It's not a big island - about 800 people, swelling to twice that number in summer. The island's size means that everything is possible, in good time. The islanders are crofters who farm small holdings, most of which have lobster pots. A huge truck full of saltwater tanks arrives to take the lobsters to Spain, and if you ask a crofter what they think of lobster, they'll reply, "Aye, too expensive. Rum old do!" On top of this, everyone wears several hats: you might see the phone mechanic in that guise in the morning, but by lunch he'll be picking up his lobster pots, and the same night he'll be pulling pints at the Lodge Hotel. It's a very rounded life.

I always have my birthday on the island. Let me give you a small taste of my heaven. Breakfast is devilled kidneys on toast. The lamb, having eaten wild thyme and been blown about by the salty wind, is self-seasoned. The kidneys, shining like jewels, are delicious. We toss them in a spot of flour seasoned with English mustard powder and cayenne pepper, pop them in a pan with a knob of butter, cook them for a few moments on each side, add a splash of Worcestershire sauce and chicken stock, and let the pan contents get to know each other. Removing the kidneys onto buttered toasts, we add a little more butter to the pan, shoggle until emulsified, then pour it over the kidneys. One or two Black Velvets - half Champagne, half Guinness - and you're ready to face whatever the day might bring.

A fortifying and uplifting breakfast.

Then it's on to the issue of which beach to go to for lunch. "Not that one. Last time we went there were two other people on it." Apart from the requirement that no one else be there, driftwood is a deciding factor in choosing your beach. Since fish boxes are no longer made of wood, driftwood gets more and more scarce. It's dismal to pack your picnic then discover you've got no fuel to cook it over. It's almost as bad as forgetting the corkscrew.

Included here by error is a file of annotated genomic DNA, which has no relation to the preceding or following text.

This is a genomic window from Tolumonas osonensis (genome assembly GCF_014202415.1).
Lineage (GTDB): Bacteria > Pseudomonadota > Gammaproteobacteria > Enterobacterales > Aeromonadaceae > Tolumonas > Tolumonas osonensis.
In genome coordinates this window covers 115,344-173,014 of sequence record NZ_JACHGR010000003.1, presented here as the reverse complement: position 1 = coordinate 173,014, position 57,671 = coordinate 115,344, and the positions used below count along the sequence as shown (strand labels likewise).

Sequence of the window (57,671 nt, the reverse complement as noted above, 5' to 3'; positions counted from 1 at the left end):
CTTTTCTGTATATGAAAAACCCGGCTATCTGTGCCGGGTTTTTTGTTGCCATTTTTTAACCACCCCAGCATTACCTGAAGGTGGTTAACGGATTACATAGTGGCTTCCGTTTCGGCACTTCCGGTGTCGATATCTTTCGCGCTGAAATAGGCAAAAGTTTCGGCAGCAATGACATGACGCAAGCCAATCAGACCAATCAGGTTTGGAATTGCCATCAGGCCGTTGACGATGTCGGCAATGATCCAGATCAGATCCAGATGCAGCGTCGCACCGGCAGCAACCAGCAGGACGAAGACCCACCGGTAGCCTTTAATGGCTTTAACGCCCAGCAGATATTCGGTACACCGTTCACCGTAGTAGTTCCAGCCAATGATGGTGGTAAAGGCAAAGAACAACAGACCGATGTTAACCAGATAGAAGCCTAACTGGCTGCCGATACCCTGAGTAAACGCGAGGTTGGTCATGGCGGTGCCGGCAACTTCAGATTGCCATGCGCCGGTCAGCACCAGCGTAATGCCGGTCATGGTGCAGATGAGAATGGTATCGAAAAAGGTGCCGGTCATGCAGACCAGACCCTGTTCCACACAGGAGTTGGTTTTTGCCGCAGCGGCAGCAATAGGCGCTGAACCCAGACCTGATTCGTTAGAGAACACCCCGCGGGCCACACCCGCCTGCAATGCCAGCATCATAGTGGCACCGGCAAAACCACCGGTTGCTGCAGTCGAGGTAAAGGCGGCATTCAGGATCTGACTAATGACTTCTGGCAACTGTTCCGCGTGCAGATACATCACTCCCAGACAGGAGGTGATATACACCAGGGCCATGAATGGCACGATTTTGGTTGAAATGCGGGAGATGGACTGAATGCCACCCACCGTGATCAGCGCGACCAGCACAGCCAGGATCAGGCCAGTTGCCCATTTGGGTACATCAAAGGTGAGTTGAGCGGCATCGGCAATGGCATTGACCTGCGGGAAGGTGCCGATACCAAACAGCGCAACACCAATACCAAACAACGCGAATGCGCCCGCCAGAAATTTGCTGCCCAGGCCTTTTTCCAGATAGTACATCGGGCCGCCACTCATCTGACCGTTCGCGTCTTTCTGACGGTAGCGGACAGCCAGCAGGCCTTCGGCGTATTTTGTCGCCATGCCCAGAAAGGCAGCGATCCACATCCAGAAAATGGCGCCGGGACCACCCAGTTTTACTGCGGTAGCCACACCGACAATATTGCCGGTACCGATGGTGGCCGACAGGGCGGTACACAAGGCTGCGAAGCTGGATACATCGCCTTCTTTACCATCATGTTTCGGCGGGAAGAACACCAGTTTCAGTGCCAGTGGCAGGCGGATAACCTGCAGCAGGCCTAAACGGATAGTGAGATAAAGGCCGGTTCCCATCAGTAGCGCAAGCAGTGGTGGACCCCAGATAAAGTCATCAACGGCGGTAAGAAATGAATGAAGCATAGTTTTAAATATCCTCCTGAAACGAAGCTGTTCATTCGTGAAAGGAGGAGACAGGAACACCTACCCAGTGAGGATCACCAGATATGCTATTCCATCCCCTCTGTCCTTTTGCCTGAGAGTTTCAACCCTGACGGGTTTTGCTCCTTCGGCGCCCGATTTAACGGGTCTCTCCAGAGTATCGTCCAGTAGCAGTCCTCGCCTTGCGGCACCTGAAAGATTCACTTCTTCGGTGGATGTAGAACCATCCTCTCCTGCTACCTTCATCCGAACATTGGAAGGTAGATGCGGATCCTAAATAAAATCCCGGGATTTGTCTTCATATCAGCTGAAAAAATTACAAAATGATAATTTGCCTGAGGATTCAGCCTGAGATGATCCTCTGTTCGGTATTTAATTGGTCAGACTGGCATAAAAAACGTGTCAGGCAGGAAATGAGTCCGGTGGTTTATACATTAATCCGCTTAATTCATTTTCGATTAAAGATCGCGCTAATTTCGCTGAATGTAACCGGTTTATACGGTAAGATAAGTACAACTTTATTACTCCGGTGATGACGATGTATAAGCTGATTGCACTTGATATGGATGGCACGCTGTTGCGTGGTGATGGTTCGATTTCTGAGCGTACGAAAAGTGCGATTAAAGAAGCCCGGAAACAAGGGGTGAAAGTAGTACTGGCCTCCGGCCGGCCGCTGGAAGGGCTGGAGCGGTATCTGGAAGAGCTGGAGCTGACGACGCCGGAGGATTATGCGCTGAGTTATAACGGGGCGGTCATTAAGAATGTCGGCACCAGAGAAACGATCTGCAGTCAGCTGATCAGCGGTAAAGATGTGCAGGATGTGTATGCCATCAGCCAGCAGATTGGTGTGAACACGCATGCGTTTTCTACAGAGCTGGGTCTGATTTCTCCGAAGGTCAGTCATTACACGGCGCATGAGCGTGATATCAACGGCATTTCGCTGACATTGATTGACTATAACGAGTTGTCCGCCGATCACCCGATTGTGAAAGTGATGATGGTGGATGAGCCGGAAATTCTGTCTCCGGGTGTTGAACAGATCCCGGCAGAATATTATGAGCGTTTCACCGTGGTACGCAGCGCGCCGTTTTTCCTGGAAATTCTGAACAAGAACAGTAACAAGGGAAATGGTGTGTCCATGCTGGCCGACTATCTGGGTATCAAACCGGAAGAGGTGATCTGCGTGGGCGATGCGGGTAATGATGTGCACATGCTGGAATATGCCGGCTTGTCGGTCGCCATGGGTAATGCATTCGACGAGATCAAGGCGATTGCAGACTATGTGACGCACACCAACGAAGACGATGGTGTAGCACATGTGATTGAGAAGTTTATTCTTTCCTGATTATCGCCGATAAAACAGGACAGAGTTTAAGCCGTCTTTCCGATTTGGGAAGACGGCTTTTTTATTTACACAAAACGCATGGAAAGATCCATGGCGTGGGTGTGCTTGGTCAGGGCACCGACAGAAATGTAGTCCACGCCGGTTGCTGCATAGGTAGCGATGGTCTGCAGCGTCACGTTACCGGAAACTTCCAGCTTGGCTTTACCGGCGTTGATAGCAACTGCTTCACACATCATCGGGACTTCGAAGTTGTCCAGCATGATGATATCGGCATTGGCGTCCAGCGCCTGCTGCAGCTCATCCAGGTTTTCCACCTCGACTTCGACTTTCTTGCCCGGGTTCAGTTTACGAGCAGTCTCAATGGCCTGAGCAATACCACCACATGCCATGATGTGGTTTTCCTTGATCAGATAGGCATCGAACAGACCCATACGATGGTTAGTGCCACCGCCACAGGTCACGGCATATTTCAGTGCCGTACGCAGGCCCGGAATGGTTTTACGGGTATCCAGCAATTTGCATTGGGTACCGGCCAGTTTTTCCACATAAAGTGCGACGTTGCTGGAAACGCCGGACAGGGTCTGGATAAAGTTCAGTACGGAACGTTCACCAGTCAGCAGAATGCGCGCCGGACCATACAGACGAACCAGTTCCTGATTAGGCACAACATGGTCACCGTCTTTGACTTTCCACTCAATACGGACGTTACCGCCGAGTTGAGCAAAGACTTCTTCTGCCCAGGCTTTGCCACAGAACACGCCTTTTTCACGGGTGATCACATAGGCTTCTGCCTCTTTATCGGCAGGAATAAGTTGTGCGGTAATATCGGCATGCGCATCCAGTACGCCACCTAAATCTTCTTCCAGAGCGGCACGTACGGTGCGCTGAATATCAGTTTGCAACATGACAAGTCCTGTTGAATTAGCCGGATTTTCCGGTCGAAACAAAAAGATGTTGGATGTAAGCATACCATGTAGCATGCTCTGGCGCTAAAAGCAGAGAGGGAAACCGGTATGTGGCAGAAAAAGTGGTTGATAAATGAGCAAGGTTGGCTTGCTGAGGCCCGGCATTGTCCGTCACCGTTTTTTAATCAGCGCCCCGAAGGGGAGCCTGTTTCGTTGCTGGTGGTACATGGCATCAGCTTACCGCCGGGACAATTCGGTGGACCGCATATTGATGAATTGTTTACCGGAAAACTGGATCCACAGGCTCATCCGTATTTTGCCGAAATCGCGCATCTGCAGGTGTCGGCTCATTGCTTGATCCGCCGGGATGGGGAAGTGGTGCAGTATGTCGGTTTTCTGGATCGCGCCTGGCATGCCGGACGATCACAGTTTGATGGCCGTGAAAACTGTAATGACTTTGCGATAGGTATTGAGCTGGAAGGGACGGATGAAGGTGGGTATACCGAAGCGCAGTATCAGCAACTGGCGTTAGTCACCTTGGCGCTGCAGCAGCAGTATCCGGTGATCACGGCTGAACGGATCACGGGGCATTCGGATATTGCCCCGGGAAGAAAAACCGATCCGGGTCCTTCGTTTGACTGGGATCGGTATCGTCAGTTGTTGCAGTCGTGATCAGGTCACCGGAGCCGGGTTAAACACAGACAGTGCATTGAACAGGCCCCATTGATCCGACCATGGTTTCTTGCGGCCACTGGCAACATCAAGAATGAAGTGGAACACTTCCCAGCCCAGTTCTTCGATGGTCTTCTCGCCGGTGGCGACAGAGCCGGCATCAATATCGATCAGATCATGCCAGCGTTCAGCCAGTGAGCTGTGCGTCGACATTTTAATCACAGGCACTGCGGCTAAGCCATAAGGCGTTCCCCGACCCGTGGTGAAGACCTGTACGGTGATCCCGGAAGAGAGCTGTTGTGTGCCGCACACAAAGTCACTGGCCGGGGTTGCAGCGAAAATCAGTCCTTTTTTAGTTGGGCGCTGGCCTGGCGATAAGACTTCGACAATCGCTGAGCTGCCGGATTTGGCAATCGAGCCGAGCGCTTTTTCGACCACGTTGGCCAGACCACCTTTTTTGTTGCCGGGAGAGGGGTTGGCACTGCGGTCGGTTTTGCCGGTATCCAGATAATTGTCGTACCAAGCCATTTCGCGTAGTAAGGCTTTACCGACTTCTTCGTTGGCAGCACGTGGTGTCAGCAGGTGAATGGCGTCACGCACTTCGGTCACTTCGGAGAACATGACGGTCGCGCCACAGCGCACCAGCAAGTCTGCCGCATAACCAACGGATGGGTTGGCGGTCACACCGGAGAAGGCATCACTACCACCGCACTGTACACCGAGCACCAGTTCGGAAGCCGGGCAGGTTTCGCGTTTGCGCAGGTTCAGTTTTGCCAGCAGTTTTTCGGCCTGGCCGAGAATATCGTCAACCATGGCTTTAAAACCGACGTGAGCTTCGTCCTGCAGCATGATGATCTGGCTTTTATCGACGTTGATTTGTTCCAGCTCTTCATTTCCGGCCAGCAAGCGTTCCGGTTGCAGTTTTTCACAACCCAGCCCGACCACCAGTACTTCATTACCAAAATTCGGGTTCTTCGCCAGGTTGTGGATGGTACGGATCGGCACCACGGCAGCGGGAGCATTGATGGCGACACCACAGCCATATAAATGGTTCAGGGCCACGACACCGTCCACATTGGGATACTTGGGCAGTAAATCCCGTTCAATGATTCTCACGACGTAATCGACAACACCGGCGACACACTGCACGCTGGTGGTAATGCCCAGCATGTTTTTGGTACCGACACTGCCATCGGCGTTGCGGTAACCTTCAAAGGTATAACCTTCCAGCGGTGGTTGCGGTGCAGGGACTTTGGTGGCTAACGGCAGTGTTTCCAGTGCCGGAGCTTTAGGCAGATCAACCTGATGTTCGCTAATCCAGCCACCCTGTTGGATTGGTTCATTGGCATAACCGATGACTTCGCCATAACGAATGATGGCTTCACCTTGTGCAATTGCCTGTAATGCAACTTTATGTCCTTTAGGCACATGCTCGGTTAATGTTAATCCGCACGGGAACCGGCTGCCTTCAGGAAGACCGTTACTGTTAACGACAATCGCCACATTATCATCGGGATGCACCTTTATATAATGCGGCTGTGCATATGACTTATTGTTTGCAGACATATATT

Most of our picnic equipment is old plastic that has been misshapen in a Gaudì-like fashion by straying too close to driftwood fires. A bap is the standard delivery vehicle for lunch. Ox tongue, mackerel, leg of lamb, fillet of beef, lobster, sausages - all need lubrication, so a battery of condiments is essential. The oatcake-and-cheese moment is about as good as it gets, revitalising your thirst for red wine.

The sea is a bit like a perfect gin martini: painfully cold. But this is ideal for the lobsters and crabs, and the freshly caught mackerel grilled on the barbecue. The island itself is covered in machair, a splendid mixture of wild thyme, orchids and grass growing in a thin green layer on sand. The rocks and houses pop out of the machair like mushrooms. It's satisfactorily bouncy and therefore makes for a very soft landing after too many drams. I fear I am talking from experience.

Malt whisky of the peaty Islay nature complements the salty wind, and when it's taken with shortbread, you commence upon an almost unbreakable cycle: a little steadying shortbread, as we all know, puts great demand on your spittle levels; one takes another wee dram, followed by another little bite of steadying shortbread, and on and on and on. There goes the afternoon.